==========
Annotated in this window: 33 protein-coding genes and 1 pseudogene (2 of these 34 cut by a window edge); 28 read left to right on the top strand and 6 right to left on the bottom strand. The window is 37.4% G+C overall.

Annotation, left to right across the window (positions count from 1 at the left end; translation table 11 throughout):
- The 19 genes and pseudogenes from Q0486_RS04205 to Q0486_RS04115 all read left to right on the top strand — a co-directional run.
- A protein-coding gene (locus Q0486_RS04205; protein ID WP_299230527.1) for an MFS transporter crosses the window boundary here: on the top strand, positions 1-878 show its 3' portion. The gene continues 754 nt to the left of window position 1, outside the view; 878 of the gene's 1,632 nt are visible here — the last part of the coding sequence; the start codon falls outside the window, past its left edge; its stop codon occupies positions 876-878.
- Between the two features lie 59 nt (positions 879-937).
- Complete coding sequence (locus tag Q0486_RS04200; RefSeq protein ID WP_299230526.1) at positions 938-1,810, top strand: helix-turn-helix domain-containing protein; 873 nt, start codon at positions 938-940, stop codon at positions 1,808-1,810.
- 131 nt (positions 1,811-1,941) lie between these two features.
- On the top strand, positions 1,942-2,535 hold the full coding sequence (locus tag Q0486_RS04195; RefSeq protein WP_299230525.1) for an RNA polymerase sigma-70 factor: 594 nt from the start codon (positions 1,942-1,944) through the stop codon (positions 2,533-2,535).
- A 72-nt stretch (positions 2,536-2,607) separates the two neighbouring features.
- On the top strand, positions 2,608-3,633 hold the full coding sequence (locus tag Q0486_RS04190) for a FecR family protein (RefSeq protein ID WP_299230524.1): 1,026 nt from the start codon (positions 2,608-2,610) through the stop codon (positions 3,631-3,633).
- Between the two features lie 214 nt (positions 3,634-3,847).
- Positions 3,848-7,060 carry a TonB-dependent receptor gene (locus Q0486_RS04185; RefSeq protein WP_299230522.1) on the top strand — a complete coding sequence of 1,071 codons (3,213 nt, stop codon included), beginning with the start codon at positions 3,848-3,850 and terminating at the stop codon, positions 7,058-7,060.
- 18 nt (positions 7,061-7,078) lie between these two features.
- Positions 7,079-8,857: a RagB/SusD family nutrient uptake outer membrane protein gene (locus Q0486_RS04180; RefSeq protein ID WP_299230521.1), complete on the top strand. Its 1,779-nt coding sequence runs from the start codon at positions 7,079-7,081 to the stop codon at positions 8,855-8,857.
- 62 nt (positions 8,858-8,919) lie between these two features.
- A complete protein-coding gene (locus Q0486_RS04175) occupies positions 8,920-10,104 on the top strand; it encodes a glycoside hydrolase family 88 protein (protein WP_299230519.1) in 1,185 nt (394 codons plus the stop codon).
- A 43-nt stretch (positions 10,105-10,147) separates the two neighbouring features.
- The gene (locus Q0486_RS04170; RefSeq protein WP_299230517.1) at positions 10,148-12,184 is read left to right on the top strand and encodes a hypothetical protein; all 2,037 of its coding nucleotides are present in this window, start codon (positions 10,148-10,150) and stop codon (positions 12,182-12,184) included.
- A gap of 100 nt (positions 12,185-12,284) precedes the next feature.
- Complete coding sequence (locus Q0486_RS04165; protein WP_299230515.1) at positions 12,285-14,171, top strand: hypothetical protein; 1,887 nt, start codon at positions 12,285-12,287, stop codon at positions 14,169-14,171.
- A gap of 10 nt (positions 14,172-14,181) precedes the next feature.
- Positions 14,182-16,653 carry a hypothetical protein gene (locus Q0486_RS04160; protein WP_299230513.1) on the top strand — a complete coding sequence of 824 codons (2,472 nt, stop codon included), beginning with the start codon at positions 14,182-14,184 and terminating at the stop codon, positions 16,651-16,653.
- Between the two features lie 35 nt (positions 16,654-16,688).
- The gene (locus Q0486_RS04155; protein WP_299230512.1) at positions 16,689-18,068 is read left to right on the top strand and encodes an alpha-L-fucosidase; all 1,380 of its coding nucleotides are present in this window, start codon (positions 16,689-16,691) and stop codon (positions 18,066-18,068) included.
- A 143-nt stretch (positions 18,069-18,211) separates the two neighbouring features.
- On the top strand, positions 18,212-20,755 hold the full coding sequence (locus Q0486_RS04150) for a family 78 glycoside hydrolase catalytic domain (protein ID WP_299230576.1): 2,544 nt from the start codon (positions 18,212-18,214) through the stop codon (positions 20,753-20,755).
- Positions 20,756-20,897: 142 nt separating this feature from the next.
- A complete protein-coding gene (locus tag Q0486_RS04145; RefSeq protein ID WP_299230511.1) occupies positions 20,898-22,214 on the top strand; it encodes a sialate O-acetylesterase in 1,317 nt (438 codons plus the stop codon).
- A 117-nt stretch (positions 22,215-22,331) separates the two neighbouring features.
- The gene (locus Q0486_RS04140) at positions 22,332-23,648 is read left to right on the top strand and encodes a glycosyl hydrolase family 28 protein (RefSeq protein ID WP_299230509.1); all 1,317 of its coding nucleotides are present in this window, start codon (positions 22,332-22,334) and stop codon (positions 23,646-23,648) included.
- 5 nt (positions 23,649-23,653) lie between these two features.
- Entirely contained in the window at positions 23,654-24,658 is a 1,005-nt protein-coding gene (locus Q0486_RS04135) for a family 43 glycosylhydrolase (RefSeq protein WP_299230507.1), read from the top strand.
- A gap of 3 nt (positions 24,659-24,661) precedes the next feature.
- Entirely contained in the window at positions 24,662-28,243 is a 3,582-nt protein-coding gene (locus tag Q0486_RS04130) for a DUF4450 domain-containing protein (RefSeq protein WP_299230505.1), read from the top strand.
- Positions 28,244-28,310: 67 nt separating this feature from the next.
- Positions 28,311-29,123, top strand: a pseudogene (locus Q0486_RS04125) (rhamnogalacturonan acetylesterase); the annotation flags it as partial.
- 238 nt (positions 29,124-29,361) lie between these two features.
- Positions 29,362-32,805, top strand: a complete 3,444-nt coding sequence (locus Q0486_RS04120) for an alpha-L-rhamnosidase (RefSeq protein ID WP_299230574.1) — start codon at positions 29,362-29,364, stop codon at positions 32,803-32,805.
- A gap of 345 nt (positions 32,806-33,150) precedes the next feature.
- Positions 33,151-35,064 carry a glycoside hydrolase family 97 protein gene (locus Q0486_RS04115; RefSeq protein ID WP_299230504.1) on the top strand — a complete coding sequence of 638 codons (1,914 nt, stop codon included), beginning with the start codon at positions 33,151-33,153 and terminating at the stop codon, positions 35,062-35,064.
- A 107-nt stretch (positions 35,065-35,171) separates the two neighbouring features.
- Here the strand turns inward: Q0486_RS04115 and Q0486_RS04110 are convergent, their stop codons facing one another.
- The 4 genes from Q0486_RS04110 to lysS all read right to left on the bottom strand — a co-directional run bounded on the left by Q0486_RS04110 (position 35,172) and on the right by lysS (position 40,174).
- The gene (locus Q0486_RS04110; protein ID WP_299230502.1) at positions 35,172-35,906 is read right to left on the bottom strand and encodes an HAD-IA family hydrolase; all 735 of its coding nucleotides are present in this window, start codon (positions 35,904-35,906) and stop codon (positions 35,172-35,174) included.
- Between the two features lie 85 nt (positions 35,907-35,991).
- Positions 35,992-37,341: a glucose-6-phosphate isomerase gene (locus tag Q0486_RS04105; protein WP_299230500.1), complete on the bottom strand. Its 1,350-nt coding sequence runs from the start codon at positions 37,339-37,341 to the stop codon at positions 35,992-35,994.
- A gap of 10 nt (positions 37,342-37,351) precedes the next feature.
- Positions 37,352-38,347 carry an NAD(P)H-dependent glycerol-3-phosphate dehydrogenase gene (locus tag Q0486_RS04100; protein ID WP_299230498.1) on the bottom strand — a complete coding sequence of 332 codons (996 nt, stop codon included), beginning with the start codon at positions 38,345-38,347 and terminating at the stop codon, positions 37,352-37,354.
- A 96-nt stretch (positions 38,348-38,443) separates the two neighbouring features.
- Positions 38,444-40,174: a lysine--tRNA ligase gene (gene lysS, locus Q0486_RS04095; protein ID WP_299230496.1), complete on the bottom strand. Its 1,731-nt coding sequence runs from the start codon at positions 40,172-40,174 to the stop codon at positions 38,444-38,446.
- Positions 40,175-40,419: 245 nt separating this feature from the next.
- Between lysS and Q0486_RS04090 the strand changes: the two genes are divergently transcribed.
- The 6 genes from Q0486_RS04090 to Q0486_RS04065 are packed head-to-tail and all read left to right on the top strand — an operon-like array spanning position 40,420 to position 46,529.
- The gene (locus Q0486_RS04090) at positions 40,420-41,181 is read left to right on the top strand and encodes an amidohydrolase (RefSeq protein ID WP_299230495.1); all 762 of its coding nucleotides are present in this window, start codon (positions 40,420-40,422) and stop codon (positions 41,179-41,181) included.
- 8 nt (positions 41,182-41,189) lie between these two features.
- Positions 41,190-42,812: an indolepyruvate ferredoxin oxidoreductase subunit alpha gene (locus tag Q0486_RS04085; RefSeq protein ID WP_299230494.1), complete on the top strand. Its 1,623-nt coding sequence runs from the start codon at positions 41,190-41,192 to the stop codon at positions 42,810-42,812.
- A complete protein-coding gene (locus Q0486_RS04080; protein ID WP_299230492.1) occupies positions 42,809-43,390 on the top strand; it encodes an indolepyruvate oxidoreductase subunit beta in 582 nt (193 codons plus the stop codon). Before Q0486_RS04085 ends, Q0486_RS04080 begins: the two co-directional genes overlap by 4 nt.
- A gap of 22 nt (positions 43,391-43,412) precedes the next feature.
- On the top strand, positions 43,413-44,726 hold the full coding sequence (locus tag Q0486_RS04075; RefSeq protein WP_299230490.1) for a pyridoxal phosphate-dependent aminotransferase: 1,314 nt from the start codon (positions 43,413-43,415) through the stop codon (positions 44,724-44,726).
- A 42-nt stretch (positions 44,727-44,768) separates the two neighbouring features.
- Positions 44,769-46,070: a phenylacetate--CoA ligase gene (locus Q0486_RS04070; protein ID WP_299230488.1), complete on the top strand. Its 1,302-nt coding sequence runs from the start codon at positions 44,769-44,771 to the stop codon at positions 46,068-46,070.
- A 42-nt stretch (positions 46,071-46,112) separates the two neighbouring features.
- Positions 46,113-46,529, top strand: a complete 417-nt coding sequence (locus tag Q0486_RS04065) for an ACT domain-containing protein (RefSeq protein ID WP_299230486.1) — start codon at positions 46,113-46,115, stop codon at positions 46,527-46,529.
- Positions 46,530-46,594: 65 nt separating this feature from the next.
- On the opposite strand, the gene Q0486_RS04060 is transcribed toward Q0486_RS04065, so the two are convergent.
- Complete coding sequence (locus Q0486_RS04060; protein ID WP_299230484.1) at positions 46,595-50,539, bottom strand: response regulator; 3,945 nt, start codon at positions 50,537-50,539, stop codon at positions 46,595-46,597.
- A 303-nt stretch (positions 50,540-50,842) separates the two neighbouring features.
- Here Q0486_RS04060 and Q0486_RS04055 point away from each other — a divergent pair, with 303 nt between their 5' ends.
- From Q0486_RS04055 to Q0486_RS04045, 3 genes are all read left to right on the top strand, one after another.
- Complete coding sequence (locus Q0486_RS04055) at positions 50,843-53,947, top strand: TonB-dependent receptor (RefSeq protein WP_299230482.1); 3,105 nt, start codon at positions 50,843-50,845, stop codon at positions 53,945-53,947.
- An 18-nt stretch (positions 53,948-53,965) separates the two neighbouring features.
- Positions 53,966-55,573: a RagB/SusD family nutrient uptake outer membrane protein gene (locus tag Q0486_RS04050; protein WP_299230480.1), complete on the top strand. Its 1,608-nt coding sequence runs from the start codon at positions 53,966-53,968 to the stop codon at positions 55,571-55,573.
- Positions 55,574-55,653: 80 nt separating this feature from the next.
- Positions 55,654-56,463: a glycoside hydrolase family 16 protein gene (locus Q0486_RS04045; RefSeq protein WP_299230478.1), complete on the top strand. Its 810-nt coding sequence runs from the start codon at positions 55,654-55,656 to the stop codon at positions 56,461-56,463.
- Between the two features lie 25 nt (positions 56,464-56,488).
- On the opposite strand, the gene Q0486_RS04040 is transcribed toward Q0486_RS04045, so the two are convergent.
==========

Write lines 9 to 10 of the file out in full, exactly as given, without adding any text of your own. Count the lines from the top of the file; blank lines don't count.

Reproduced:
- A 72-nt stretch (positions 2,536-2,607) separates the two neighbouring features.
- On the top strand, positions 2,608-3,633 hold the full coding sequence (locus tag Q0486_RS04190) for a FecR family protein (RefSeq protein ID WP_299230524.1): 1,026 nt from the start codon (positions 2,608-2,610) through the stop codon (positions 3,631-3,633).